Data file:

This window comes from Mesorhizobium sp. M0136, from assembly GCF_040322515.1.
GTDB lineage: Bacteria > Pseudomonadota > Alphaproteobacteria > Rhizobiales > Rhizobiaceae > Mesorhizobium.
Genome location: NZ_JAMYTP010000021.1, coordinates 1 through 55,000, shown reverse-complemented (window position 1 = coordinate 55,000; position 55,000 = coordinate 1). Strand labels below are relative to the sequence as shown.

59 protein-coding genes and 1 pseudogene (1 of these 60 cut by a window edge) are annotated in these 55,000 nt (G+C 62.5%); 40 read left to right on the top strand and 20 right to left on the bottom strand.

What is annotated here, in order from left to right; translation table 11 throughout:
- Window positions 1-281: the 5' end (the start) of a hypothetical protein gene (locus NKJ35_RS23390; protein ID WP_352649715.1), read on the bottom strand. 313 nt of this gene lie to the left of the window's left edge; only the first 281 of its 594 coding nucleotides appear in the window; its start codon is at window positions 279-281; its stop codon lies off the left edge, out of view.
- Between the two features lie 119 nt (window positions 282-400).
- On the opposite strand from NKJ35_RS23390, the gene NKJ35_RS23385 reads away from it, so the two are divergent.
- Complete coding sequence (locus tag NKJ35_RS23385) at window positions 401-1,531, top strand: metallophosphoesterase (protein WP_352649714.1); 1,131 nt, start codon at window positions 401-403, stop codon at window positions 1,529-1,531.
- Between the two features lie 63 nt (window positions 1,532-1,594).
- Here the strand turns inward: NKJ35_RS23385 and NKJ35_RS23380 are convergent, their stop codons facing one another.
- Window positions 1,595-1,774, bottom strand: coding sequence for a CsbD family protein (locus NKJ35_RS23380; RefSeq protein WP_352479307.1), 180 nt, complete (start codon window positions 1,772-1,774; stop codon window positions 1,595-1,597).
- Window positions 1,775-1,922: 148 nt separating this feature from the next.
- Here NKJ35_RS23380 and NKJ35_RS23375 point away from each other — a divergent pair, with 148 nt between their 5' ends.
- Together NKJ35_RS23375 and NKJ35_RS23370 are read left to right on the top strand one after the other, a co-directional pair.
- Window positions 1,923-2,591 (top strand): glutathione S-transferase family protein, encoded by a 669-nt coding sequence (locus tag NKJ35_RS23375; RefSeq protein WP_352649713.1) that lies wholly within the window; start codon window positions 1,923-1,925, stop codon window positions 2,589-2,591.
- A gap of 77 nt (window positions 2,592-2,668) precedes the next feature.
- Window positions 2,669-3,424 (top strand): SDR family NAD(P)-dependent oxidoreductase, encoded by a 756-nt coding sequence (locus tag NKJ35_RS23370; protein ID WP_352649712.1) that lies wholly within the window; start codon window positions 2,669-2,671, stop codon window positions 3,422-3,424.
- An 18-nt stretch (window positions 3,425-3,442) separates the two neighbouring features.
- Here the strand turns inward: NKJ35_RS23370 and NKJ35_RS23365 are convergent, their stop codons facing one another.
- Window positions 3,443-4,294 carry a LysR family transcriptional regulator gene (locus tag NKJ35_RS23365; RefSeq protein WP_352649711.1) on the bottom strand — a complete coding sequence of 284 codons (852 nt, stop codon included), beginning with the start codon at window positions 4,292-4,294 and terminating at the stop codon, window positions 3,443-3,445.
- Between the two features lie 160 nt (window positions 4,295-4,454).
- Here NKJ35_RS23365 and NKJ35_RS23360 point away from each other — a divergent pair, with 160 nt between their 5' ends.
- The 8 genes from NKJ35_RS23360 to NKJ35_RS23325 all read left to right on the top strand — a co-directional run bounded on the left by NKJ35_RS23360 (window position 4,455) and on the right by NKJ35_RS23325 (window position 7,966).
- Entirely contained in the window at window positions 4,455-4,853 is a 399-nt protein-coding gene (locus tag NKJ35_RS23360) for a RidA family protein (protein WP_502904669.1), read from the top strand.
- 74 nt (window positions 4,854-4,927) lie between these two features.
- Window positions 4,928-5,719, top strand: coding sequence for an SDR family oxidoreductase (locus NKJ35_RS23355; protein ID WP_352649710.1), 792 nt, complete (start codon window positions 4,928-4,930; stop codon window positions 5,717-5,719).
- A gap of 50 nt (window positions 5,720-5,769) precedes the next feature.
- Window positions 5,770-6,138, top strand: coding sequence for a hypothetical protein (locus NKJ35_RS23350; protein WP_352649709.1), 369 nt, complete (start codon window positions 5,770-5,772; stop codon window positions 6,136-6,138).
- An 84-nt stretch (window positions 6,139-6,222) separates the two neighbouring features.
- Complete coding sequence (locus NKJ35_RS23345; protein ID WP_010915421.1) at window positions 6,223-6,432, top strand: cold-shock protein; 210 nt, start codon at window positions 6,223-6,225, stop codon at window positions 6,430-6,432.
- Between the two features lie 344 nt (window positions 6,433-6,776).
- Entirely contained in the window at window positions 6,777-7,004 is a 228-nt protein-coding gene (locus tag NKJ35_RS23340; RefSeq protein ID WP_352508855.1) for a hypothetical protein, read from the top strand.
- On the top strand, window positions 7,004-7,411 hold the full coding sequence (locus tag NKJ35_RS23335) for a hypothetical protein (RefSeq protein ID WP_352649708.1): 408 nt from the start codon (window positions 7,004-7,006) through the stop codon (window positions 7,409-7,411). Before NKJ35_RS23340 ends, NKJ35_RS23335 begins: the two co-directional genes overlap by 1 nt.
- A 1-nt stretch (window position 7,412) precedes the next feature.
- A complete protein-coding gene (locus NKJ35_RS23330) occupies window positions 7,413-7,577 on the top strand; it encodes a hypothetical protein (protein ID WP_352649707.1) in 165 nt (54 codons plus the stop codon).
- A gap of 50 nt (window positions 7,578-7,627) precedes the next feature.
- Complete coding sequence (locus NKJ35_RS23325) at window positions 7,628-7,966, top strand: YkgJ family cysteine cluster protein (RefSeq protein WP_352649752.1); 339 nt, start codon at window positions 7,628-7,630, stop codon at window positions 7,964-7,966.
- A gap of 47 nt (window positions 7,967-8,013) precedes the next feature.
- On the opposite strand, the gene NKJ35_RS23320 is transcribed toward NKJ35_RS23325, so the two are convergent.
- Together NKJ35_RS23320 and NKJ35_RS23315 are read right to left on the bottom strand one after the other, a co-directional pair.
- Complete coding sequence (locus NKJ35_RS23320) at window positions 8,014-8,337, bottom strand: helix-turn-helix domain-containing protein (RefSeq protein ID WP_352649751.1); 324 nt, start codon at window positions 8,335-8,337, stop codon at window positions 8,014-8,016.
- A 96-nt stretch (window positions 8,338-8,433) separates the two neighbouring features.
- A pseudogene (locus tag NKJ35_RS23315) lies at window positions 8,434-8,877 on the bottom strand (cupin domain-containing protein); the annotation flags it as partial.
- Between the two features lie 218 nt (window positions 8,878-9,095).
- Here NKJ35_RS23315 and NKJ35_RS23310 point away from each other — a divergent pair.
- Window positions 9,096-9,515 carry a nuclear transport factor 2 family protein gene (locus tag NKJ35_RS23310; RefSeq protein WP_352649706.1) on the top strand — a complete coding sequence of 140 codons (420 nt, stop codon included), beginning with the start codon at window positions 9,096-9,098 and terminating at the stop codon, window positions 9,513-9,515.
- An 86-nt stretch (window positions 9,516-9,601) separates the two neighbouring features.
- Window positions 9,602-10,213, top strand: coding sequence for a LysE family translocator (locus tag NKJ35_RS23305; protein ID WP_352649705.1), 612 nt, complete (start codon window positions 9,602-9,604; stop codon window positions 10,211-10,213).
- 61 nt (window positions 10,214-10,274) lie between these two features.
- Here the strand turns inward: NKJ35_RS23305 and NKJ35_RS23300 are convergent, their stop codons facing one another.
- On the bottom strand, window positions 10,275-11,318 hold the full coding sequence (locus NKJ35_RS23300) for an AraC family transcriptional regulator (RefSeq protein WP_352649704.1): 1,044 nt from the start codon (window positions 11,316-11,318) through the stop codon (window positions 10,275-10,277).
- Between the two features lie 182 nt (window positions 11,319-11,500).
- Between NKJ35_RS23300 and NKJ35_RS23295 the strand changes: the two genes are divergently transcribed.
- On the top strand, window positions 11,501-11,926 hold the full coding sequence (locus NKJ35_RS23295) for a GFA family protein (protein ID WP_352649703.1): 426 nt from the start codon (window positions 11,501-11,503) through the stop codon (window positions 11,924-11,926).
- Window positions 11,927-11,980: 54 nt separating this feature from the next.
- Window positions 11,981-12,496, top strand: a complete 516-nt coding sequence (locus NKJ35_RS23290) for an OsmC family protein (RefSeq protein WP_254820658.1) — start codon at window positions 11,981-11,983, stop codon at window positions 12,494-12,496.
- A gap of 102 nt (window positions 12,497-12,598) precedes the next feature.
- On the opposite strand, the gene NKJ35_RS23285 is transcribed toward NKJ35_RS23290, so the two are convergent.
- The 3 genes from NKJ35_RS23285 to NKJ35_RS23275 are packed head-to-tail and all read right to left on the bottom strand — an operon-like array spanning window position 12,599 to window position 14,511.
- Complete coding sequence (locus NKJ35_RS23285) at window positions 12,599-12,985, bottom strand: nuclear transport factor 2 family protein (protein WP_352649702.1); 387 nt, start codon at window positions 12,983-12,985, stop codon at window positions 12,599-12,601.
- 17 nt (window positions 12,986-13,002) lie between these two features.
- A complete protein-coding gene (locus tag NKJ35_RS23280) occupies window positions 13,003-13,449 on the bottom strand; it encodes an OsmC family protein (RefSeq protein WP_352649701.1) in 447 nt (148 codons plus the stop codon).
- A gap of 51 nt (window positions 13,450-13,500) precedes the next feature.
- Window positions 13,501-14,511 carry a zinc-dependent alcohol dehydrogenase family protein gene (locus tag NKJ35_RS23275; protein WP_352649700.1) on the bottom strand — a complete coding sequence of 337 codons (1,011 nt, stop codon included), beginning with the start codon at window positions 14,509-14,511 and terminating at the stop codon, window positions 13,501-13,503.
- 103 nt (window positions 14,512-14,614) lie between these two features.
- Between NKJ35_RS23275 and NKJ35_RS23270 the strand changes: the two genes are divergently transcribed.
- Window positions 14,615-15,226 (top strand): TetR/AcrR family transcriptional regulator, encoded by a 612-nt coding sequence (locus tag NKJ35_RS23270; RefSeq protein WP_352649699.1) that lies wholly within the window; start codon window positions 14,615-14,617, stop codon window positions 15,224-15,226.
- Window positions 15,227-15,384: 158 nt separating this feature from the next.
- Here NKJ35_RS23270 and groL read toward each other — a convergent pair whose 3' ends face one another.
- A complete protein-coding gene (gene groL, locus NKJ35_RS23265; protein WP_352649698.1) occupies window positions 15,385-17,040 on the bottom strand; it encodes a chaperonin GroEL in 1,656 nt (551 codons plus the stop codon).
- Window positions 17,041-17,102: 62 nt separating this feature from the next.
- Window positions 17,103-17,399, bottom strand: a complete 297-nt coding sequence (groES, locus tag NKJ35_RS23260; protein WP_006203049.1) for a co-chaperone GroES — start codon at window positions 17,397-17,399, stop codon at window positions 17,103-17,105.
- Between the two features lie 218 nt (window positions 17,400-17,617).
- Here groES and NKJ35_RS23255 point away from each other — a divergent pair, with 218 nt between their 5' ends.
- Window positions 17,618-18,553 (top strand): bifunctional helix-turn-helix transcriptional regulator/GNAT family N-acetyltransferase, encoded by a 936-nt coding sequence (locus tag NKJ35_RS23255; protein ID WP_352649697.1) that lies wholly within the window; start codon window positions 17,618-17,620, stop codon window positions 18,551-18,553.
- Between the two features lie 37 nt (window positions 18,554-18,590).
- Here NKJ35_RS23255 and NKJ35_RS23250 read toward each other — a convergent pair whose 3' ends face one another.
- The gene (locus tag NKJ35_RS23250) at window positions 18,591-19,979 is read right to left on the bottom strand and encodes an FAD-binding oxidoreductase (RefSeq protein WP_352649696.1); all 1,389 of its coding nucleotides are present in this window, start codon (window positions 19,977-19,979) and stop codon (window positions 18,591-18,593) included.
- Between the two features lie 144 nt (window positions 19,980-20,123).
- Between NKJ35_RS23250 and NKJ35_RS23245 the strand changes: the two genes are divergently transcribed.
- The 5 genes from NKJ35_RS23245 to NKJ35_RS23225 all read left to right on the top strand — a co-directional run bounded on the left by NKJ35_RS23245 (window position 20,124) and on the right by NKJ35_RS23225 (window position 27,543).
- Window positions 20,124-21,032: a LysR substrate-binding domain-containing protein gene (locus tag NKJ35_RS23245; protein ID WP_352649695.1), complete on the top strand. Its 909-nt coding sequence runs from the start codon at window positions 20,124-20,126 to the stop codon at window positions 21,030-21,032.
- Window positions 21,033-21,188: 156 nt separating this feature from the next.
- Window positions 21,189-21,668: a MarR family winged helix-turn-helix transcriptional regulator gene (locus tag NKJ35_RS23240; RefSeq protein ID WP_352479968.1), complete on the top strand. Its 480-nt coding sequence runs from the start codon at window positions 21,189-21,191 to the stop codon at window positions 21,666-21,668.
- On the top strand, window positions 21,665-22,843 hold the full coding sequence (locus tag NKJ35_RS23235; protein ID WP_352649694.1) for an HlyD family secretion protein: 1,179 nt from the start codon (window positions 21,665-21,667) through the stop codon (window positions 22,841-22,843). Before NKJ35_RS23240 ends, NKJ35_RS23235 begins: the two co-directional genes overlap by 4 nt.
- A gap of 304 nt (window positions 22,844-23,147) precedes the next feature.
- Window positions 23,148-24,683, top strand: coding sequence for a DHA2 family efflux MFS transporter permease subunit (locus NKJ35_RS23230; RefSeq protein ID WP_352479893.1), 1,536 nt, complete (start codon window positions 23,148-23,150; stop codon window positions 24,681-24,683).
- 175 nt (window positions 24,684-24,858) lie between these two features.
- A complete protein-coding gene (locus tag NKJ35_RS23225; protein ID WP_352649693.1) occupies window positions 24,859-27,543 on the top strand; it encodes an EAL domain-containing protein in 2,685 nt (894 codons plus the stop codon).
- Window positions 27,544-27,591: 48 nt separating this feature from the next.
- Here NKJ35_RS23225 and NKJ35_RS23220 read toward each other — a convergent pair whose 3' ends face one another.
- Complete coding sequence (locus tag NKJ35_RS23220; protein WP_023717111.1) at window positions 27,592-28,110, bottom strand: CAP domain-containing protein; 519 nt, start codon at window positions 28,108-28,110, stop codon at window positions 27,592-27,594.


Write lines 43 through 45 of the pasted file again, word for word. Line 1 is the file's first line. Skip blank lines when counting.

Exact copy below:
- A 96-nt stretch (window positions 8,338-8,433) separates the two neighbouring features.
- A pseudogene (locus tag NKJ35_RS23315) lies at window positions 8,434-8,877 on the bottom strand (cupin domain-containing protein); the annotation flags it as partial.
- Between the two features lie 218 nt (window positions 8,878-9,095).